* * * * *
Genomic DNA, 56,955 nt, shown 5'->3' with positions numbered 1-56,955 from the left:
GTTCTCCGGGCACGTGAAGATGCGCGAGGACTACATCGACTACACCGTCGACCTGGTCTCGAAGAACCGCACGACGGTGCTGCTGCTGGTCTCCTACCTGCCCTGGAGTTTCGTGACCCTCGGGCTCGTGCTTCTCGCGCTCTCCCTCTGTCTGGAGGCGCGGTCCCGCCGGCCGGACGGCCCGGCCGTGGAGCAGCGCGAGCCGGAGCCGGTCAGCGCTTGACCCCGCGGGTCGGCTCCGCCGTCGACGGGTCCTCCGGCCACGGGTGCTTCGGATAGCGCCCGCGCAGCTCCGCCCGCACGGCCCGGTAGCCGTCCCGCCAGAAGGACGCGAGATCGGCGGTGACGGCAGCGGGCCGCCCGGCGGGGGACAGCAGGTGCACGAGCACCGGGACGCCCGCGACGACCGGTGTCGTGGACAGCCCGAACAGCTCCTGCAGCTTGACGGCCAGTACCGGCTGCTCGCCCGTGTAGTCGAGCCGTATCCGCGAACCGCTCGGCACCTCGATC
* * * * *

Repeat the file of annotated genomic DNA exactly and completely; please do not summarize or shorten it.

Genomic DNA, 56,955 nt, shown 5'->3' with positions numbered 1-56,955 from the left:
GTTCTCCGGGCACGTGAAGATGCGCGAGGACTACATCGACTACACCGTCGACCTGGTCTCGAAGAACCGCACGACGGTGCTGCTGCTGGTCTCCTACCTGCCCTGGAGTTTCGTGACCCTCGGGCTCGTGCTTCTCGCGCTCTCCCTCTGTCTGGAGGCGCGGTCCCGCCGGCCGGACGGCCCGGCCGTGGAGCAGCGCGAGCCGGAGCCGGTCAGCGCTTGACCCCGCGGGTCGGCTCCGCCGTCGACGGGTCCTCCGGCCACGGGTGCTTCGGATAGCGCCCGCGCAGCTCCGCCCGCACGGCCCGGTAGCCGTCCCGCCAGAAGGACGCGAGATCGGCGGTGACGGCAGCGGGCCGCCCGGCGGGGGACAGCAGGTGCACGAGCACCGGGACGCCCGCGACGACCGGTGTCGTGGACAGCCCGAACAGCTCCTGCAGCTTGACGGCCAGTACCGGCTGCTCGCCCGTGTAGTCGAGCCGTATCCGCGAACCGCTCGGCACCTCGATC